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Life in a time of covid-19 - part 16: Fear, participation and a glass half empty rant.

A frosty morning. An ancient oak. A hint of blue sky. A bit of frozen cobweb. And days lengthening -

"If Winter comes, can Spring be far behind?"
Percy Bysshe Shelley

I can't quite believe that I'm here, writing another 'Life in a time of covid-19' blog - the sixteenth. Maybe I'm stuck in a covid loop of covid blogging. Maybe it's time to stop. I like the number seventeen, so maybe there will be a seventeenth, and then something different. For now though - getting back to the sixteenth - what a year we have had. What a time we live in.

What ... I stare out of the window ...

what ... I massage my shut eyes, smearing my glasses with my fingers ... 

what about what comes next? Dare we think of that? Specifically, the what of what comes next.

Time will tell. What a cliche! Well, yes, but it's a cliche that is true. Time will, indeed, tell. But the problem is, we want it to tell us now. We want to know. We want to be able to see past the doom-laden news; the heavy, relentless headlines, delivering unbearable numbers, every hour of every day. We want the future to tell us, now, how it will turn out. We want to know! Because not knowing is horrible. 

What will it be? The when of what it will be is the younger sibling here (I've been watching too much 'Bridgerton' - a period drama where younger siblings always take second place: it's very good escapism if that's what your lockdown self is after). The when and time itself, has been distorted by lockdowns, bent into days that congeal into weeks, and weeks that pile upon each other like falling dominoes or cyclists crashing in a race - one goes down and the whole peloton falls - until our weeks are a heaped-up mess of twisted, spoiled intentions and dreams that barely began. Perhaps hopes should replace dreams there - hopes that barely began; the hopes that were beaten down every time the statistics got worse, every time the pandemic dealt another blow. Hopes and dreams - another cliche and one that we all possess. But hopes and dreams always have a timescale. That timescale is woven into our ideas of future and it is that future that we want to know. We want to know the what - not necessarily the when - of our futures. Impatience might demand the when, but the what is so much more important. We want to know if we can seed new dreams. If there is any point in doing so?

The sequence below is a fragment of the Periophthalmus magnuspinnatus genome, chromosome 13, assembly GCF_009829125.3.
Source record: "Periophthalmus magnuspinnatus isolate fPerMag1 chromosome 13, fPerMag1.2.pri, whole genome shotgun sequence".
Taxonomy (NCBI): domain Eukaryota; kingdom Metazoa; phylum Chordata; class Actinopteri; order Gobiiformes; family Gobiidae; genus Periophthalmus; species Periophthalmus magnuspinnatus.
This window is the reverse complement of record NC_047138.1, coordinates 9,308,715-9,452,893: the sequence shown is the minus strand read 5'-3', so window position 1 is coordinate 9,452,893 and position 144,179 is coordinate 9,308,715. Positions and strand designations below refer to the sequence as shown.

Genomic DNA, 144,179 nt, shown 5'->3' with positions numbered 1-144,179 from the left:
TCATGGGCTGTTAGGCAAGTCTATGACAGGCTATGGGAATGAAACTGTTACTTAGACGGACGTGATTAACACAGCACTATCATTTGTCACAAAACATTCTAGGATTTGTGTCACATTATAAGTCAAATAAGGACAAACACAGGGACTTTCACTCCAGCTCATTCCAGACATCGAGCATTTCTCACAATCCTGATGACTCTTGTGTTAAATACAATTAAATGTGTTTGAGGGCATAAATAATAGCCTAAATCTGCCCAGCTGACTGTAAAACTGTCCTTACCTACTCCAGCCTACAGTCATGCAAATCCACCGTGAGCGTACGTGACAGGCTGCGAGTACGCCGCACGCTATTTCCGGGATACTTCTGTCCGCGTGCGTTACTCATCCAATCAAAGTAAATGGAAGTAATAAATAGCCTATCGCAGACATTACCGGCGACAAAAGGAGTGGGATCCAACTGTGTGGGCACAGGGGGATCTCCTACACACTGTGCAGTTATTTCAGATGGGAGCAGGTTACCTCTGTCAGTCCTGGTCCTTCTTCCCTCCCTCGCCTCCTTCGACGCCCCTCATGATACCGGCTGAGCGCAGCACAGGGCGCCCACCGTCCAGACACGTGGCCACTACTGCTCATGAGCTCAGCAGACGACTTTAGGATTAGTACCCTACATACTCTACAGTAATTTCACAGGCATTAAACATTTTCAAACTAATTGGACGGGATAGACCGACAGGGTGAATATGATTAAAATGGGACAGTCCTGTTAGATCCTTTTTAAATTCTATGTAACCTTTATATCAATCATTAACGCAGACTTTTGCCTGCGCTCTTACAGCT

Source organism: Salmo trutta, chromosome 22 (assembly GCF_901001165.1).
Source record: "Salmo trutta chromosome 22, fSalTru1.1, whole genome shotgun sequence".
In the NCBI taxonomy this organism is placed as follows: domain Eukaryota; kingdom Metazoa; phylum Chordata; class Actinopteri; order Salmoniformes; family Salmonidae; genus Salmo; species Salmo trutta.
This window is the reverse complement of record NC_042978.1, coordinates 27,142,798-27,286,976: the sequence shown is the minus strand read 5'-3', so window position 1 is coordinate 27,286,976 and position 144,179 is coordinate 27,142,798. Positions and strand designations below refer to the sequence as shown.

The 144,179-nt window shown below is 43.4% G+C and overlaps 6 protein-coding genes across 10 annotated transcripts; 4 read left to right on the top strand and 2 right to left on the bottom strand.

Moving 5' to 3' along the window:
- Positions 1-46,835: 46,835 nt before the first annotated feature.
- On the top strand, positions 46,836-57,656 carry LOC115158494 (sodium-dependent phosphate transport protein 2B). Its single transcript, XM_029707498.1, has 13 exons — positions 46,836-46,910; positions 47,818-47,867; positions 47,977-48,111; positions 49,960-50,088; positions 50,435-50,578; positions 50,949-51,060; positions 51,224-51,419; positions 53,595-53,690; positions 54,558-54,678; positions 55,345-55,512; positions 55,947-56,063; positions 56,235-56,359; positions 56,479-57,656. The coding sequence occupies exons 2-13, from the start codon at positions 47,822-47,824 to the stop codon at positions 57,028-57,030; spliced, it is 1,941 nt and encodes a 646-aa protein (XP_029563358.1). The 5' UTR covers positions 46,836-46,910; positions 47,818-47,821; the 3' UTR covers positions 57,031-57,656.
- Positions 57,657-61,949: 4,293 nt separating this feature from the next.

I would say, yes. Resoundingly. I don't know yet, exactly what the what is. But yes, there is a point - there must be. Mainly because to think the alternative is the path to despair.

If we give in to fear. If we allow ourselves to be drowned by it, then the what of our futures dies too. For giving in to fear is giving up. And giving up is something we cannot allow ourselves to do. We owe it, to everyone we share this precious planet with, not to give up. Giving up would expose us to much greater danger. Because giving up is not believing that there is a future. It is not an option. Neither is believing in conspiracy theories and breaking the lockdown rules. Giving up and breaking the rules - each of these is wrong; each is storming Capitols; each is failing to wear a mask; each is not isolating; each is failure - absolute and complete failure.

So ... 

This blog is a rant - I could apologise, but for me and for you I refuse to. I will feel fear but not succumb to it. Anyone who knows me will know that I wear a hat that says this person will worry for you so that you don't have to. I worry. I am a worrier. I am incapable of not worrying. But worry is one thing and fear is another. Give in to fear and you become paralysed. Embracing worry, on the other hand, is like drinking endless cups of strong coffee. It energises you - yes, in an utterly exhausting way - but it keeps you awake and alert. And it forces you to do stuff. You make lists. You text your children every day. You sort things. You hoard ... only a little, I promise. You plan. And you hope.

A worrier can be a glass half full or a glass half empty person. I am the latter. And it is a rational choice. If your view of the world is a glass half empty one, then most of the time things will turn out to be better than you had anticipated. You will be pleasantly and often surprised. 

So, it is with my glass half empty that I wear my worry-hat to worry about the what of what is to come. 

And it is wearing another hat - my doctor hat - that I look this pandemic in the face and tell it that our vaccines will eventually restore to us the hopes and dreams that are our futures. Until then, I will stay home, stay safe, and follow the guidelines. And you should too.

I don't know the answer to the what of what is to come. But I do know the how of waiting safely for it. And I know that it is worthy of hopefulness.


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